Sermon, Trinity VII, 23 July 2023 – the Vicar

Following the Parable of the Sower last week images of seed-time and harvest continue: Jesus is clear “the harvest is the end of the age, and the reapers are angels.”

Before we look at the Gospel passage, and as we have not been reading much of Romans so far since passages from it have been the NT choice, let us just remind ourselves of what this great Epistle of Paul’s is addressing and then we might see how today’s two readings speak to one another.

Rome in the first century world featured as daily reality as the Church was growing and expanding from Palestine throughout the Mediterranean world. As you know all roads let to it, and it sat at the epicentre of an Empire, the like of which had never really seen. Arguably there was a rather fascinating relationship between the Empire and its Jewish subjects, who rather uniquely were allowed to practise their religion differently from everyone else. In short Jews were exempted the requirement to owe allegiance to the Emperor cult as it grew in the 1st. c.

St Paul’s other letters were to Christians in churches which he had founded, and of which he was in some sense their spiritual head.

The Epistle to the Romans is different. Paul is writing to Christians who generally have not been evangelised by him, although from the greetings at the end of the letter he seems to know or have met a large number of Christians living in Rome. They are resident in that great City, with all it represents as the seat of imperial governance. If Paul was writing in about 55 AD, he is writing to a community which had been divided for practical reasons, because the Jews of Rome had been expelled by the Emperor Claudius in about 49 AD, following an uprising. Two key people, Priscilla and Aquilla, a couple Paul had met then in Corinth during that exil,e had managed to return home, following Claudius’ death.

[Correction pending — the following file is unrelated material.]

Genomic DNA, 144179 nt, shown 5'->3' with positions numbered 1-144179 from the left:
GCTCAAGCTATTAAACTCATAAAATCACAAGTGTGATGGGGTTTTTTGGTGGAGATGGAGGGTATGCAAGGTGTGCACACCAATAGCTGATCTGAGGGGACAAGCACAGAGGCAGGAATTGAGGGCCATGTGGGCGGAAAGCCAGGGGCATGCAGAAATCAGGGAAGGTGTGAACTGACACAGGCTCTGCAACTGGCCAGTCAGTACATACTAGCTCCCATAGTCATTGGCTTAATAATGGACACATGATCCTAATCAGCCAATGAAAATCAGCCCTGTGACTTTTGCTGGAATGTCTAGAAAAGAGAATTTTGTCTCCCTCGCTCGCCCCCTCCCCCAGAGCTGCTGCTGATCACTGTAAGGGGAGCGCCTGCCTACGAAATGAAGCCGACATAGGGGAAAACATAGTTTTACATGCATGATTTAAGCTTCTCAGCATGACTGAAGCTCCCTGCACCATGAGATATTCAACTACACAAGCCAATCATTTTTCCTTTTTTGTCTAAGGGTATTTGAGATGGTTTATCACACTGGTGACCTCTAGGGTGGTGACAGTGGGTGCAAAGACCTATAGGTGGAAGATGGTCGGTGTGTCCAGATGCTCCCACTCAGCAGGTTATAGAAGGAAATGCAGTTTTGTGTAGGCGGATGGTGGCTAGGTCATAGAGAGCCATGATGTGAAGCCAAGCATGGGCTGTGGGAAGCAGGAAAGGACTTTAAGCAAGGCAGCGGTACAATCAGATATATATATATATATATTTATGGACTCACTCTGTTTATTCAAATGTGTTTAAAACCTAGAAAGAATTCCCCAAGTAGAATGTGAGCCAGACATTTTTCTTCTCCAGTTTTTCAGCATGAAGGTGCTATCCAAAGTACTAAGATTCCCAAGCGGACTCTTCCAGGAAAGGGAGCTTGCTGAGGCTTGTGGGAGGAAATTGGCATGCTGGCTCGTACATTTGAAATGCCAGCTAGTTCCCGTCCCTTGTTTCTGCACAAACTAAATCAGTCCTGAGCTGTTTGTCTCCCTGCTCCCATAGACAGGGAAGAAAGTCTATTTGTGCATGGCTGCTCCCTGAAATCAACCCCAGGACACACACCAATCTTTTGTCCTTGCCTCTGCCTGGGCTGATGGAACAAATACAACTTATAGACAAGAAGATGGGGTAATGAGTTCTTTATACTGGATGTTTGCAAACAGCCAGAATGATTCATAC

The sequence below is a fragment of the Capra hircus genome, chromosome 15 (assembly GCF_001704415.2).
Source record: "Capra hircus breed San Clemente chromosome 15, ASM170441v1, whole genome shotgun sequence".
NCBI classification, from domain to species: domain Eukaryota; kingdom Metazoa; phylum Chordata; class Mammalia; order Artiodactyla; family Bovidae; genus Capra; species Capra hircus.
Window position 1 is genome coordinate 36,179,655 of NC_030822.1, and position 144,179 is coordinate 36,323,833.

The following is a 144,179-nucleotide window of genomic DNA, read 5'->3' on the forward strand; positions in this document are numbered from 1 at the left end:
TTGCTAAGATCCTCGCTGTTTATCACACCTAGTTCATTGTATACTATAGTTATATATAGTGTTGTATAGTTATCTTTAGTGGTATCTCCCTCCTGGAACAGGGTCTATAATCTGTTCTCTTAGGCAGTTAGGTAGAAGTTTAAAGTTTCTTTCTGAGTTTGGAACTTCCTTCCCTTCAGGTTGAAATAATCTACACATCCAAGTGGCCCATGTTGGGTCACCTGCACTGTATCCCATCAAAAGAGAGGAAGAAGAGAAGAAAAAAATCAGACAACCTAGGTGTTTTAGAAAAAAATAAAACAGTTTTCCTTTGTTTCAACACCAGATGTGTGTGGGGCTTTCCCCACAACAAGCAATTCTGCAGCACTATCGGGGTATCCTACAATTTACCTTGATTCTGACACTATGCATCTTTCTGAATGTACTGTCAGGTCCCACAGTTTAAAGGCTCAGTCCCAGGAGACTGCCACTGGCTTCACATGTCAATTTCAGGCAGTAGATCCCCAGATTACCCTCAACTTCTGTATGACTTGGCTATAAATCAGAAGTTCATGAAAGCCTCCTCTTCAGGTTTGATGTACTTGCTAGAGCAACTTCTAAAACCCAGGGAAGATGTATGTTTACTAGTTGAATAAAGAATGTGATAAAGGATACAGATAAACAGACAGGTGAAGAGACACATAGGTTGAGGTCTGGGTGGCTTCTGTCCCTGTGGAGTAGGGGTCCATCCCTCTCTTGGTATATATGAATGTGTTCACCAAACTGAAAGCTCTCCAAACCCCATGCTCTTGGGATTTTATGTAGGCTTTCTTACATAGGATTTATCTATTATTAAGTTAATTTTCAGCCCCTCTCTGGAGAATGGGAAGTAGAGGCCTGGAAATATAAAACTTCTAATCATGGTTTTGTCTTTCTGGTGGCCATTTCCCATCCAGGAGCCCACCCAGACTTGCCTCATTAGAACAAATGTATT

About 30,000 Jews lived in Rome, and it seems some of their synagogues in the early 50s AD and before the expulsion were already centres of very early Christianity. Roman non-Jews seem to have been drawn to these meetings. In Rome today there are churches which seem to have been built on the foundations of just these early meeting places which may have been synagogues before they were churches.

One of the key issues for a community which has emerged from Judaism, but itself was decimated the exile of the Jews, is how does the message of Christ sit within the intricate legal framework and demands of Judaism. Gentile proselytes realised the great demands of the Jewish Law, and while some did convert, many remained friends of Judaism but not full initiates. So the questions for them as Jewish-leaning Gentile followers of Christ were comparable with the radical Gospel Paul was preaching of a renewed attitude to the Law and Covenant – which had put him at odds with Palestinian Christians and Judaisers.

What Paul has been addressing in the intense discussion with his readers until this point has about the nature of the Law, which was both utterly attractive for its certainty for non-Jews but impossible to take on in its fullness at the same time. Before that he has reminded his readers of what baptism is about.

Chapter 8 is one of the high points of the tussle which Paul has, because it is so intensely personal for him. At the end of Chapter 7 he says: